Understanding thermal sensitivity at the molecular level and developing temperature-based systems using RNA Thermometers

Fatih Gul, Ibrahim Y Orhan, Furkan S Ceylan, Nadir B Akdeniz, H Abdulkadir Karadag


Purpose: Temperature sensitivity is found in all multicelleular organisms, as well as in most primitive life forms. The ubiquity of this temperature sensitivity is an indicator of its effects at the multicellular, cellular and molecular levels [1]. Previous studies have shown that temperature-based regulation is present in the transcriptional process [2]. RNA Thermometers, temperature-sensitive sequences, have been shown to act on heat-shock genes to regulate temperature-dependant systems in many organisms [3,4]. The goal of this study was to characterize the shifts in the functioning of these RNA Thermometers at various temperatures. In addition, using the principle of transcriptional thermoregulation, an automated temperature-responsive system stimulating inverse endothermic and exothermic enzymatic reactions for heat stabilization was proposed.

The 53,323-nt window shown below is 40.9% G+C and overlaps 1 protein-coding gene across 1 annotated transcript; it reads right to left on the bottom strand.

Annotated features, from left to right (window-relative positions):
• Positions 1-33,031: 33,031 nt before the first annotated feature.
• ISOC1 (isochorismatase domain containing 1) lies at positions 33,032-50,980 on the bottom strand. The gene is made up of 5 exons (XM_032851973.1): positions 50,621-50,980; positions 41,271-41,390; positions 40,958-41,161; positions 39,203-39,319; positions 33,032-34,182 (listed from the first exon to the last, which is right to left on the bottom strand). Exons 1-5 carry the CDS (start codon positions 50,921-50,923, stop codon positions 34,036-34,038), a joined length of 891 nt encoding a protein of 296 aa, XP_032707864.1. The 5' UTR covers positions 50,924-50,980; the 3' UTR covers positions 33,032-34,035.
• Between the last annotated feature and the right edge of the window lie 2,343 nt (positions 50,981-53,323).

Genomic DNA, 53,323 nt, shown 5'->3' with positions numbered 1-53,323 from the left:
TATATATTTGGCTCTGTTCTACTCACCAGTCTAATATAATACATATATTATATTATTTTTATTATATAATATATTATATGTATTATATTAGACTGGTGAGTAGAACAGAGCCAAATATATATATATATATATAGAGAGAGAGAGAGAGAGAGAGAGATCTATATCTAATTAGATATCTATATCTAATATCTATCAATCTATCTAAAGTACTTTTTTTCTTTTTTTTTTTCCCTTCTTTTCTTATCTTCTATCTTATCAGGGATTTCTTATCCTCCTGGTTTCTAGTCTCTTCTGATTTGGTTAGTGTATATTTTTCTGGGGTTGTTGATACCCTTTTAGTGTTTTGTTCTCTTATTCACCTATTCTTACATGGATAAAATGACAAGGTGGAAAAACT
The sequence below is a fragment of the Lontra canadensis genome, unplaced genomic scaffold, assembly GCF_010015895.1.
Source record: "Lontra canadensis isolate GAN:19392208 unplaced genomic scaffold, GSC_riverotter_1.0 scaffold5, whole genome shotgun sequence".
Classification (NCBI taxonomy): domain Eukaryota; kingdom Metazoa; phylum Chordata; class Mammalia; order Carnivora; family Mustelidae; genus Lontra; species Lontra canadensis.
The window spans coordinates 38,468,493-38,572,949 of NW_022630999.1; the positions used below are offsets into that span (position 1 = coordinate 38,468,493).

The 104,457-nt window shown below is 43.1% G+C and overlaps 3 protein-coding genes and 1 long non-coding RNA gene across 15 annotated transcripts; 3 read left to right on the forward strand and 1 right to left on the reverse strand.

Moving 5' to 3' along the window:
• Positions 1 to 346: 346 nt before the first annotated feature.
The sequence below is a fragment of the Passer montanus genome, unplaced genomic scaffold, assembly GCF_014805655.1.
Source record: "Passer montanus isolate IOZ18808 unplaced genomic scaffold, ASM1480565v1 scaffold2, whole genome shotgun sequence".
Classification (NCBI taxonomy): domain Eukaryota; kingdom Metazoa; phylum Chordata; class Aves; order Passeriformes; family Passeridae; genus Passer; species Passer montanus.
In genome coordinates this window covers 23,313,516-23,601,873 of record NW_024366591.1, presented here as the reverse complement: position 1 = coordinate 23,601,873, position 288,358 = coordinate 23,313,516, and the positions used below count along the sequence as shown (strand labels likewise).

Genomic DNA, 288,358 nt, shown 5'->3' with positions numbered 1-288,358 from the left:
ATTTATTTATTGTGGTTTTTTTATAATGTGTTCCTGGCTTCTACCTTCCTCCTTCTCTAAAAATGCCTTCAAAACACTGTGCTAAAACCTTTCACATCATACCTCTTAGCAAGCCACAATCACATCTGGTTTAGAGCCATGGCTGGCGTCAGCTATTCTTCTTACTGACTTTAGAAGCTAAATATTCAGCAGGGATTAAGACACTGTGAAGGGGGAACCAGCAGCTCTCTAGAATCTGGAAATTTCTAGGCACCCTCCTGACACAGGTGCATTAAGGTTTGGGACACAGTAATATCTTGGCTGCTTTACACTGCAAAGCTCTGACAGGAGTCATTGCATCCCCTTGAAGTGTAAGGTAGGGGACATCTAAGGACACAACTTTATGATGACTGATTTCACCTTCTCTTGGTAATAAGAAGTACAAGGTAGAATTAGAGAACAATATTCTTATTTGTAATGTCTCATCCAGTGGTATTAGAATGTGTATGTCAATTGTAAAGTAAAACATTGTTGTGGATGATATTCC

Methods: The endothermic enzymatic reaction was designated as the breakdown of urea, reflecting the function of urease, and the exothermic reaction was designated as the breakdown of hydrogen peroxide, reflecting the function of catalase [5].

Results: The proposed system was built upon the translation of urease and the inhibition of catalase translation at higher temperatures, and the inverse at lower temperatures. As RNA Thermometers can be used only to drive transcription at higher temperatures, the installation of a lac-regulated 2-way system was suggested. This system would also provide a synthetic solution to thermoregulation and the current systems employed today. This system could be applied where the current thermoregulatory systems prove insufficient and could be further developed and optimized to replace them in the future.

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DOI: http://dx.doi.org/10.25011/cim.v39i6.27492


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